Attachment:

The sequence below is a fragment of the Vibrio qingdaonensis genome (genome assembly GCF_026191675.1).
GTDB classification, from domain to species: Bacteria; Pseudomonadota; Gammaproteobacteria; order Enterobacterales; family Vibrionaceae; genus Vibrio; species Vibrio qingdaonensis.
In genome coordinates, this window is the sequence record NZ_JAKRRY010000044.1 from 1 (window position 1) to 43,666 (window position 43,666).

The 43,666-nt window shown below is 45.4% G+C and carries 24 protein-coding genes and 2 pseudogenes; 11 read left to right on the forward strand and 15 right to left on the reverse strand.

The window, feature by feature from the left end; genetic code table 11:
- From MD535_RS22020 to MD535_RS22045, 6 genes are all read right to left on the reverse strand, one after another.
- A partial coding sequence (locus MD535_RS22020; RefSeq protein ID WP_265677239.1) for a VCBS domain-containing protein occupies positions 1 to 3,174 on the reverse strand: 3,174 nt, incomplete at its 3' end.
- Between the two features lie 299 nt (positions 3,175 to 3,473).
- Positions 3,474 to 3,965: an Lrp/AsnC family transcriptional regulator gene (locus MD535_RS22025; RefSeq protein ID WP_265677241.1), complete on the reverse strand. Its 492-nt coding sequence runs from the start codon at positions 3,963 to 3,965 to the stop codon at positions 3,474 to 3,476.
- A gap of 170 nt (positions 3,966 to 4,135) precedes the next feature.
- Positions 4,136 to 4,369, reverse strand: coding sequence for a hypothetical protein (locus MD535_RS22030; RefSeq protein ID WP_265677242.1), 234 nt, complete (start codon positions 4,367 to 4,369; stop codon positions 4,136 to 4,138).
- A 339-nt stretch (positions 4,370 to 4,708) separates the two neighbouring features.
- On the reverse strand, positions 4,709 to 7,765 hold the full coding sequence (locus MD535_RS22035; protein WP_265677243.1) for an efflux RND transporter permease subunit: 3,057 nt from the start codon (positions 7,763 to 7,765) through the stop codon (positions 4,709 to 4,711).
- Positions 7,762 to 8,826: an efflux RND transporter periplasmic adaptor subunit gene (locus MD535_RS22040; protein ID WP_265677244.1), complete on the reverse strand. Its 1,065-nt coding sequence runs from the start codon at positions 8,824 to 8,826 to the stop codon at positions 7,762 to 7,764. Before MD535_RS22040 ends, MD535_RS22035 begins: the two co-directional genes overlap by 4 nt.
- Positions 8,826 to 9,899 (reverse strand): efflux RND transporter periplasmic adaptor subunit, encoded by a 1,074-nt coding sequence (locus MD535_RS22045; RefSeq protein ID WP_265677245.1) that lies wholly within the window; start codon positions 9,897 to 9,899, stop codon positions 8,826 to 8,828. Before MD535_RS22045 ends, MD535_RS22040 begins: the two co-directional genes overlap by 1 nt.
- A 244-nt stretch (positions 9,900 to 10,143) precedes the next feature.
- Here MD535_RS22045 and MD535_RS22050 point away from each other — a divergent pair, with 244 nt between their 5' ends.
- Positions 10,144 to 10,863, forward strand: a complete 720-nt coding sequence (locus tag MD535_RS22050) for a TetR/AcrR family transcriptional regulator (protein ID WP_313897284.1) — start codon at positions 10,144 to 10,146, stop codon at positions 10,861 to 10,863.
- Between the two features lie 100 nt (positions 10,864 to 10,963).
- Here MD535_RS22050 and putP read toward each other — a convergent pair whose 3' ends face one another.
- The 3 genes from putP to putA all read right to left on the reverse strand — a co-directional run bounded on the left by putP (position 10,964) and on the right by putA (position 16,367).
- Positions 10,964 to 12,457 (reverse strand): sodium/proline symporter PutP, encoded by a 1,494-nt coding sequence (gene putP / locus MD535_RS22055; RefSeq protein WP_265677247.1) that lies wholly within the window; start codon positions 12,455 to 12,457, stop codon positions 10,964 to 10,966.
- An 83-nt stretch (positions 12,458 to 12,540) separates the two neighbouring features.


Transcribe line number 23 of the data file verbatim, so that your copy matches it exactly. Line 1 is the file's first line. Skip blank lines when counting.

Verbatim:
- An 83-nt stretch (positions 12,458 to 12,540) separates the two neighbouring features.